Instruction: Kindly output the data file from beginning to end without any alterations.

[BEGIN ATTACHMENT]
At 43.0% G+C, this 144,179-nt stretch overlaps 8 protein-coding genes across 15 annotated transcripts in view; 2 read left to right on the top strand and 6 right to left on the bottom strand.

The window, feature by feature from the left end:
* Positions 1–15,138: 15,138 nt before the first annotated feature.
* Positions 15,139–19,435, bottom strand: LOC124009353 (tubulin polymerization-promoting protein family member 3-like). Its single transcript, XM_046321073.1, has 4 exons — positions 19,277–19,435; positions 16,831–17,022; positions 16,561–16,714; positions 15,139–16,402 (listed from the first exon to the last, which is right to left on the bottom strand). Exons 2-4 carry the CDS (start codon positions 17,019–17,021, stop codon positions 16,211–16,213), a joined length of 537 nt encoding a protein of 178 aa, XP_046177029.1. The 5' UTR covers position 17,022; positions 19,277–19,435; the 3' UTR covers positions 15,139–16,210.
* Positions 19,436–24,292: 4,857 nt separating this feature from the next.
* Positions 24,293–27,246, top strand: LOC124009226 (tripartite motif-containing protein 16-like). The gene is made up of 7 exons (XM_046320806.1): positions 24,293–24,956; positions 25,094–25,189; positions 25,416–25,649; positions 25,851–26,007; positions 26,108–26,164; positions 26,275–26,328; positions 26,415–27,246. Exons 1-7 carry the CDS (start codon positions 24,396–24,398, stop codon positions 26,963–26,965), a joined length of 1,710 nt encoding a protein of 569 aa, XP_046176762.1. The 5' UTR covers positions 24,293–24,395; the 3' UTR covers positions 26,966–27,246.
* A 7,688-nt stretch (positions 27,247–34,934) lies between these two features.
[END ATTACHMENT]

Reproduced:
At 43.0% G+C, this 144,179-nt stretch overlaps 8 protein-coding genes across 15 annotated transcripts in view; 2 read left to right on the top strand and 6 right to left on the bottom strand.

The window, feature by feature from the left end:
* Positions 1–15,138: 15,138 nt before the first annotated feature.
* Positions 15,139–19,435, bottom strand: LOC124009353 (tubulin polymerization-promoting protein family member 3-like). Its single transcript, XM_046321073.1, has 4 exons — positions 19,277–19,435; positions 16,831–17,022; positions 16,561–16,714; positions 15,139–16,402 (listed from the first exon to the last, which is right to left on the bottom strand). Exons 2-4 carry the CDS (start codon positions 17,019–17,021, stop codon positions 16,211–16,213), a joined length of 537 nt encoding a protein of 178 aa, XP_046177029.1. The 5' UTR covers position 17,022; positions 19,277–19,435; the 3' UTR covers positions 15,139–16,210.
* Positions 19,436–24,292: 4,857 nt separating this feature from the next.
* Positions 24,293–27,246, top strand: LOC124009226 (tripartite motif-containing protein 16-like). The gene is made up of 7 exons (XM_046320806.1): positions 24,293–24,956; positions 25,094–25,189; positions 25,416–25,649; positions 25,851–26,007; positions 26,108–26,164; positions 26,275–26,328; positions 26,415–27,246. Exons 1-7 carry the CDS (start codon positions 24,396–24,398, stop codon positions 26,963–26,965), a joined length of 1,710 nt encoding a protein of 569 aa, XP_046176762.1. The 5' UTR covers positions 24,293–24,395; the 3' UTR covers positions 26,966–27,246.
* A 7,688-nt stretch (positions 27,247–34,934) lies between these two features.